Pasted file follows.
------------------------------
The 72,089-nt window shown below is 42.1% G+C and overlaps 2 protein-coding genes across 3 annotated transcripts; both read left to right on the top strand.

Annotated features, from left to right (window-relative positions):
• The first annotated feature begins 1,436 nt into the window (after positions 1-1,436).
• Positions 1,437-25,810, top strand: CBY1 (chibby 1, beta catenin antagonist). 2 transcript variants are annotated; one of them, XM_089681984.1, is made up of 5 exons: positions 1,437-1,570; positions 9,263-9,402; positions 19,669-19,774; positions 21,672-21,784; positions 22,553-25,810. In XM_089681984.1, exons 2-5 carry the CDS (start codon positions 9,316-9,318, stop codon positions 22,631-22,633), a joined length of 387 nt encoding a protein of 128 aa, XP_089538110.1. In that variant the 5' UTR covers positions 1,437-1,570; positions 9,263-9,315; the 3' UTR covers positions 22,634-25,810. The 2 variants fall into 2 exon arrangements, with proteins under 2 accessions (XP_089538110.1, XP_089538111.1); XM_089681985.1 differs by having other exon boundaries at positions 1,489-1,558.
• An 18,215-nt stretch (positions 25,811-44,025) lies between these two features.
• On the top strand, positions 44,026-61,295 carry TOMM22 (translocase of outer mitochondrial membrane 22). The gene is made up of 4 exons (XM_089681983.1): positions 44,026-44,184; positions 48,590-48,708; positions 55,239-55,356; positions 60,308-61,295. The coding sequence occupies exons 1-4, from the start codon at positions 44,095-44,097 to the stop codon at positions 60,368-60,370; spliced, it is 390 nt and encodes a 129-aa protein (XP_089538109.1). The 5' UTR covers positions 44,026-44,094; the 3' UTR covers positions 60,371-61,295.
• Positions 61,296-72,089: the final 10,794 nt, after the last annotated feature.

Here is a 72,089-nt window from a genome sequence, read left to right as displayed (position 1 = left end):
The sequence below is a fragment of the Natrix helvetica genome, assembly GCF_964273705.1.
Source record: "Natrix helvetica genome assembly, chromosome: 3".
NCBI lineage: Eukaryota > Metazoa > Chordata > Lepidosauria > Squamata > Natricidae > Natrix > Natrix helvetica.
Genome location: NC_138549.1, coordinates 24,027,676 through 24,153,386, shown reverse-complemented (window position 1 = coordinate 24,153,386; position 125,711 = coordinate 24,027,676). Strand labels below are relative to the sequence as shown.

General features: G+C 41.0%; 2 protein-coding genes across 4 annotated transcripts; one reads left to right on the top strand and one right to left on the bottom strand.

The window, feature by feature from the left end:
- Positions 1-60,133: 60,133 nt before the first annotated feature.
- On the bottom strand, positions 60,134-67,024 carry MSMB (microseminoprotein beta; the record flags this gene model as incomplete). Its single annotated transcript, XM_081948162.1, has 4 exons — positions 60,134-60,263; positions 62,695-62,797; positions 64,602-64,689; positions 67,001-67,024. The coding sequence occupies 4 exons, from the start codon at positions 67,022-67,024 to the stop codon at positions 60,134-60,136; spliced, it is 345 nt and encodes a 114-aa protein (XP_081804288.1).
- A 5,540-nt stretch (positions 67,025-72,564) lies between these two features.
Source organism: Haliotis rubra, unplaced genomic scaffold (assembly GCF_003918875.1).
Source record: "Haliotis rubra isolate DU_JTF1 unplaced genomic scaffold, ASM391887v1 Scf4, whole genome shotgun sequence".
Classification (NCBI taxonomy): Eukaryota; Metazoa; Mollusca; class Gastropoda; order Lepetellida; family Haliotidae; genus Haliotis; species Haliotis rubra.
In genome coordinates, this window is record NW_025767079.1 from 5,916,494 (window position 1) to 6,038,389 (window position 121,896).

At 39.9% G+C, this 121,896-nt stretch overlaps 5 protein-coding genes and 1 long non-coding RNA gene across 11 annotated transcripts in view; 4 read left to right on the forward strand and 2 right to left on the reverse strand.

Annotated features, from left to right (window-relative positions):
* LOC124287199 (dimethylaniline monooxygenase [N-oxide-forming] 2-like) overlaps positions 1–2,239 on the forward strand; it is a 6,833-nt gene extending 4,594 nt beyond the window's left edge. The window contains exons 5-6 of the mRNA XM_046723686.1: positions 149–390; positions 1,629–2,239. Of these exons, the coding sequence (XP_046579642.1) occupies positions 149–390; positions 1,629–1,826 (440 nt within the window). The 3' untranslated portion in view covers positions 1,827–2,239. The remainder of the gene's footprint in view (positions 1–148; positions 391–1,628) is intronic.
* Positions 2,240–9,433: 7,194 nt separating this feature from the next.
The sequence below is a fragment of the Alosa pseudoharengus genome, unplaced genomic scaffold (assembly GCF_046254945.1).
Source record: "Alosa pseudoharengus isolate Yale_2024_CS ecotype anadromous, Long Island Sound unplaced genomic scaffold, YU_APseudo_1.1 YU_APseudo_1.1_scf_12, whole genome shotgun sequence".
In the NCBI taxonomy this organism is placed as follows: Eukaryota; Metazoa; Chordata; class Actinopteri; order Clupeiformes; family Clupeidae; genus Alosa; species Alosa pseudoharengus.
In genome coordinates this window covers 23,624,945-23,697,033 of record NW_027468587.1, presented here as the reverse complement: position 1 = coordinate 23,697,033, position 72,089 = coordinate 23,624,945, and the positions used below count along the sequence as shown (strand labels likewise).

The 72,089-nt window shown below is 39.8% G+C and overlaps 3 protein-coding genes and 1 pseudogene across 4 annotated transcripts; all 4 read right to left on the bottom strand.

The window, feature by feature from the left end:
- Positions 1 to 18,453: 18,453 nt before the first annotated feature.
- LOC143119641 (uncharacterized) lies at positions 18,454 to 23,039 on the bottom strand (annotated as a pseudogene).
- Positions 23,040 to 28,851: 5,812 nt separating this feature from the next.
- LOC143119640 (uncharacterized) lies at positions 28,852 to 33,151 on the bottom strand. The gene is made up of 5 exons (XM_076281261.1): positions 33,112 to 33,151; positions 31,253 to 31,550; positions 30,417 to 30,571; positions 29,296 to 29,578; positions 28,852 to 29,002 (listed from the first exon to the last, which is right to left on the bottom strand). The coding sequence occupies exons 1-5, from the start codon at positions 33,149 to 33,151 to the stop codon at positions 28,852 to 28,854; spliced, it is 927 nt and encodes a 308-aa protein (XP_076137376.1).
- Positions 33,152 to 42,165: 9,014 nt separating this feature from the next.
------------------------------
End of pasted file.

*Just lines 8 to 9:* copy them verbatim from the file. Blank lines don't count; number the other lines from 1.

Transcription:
Here is a 72,089-nt window from a genome sequence, read left to right as displayed (position 1 = left end):
The sequence below is a fragment of the Natrix helvetica genome, assembly GCF_964273705.1.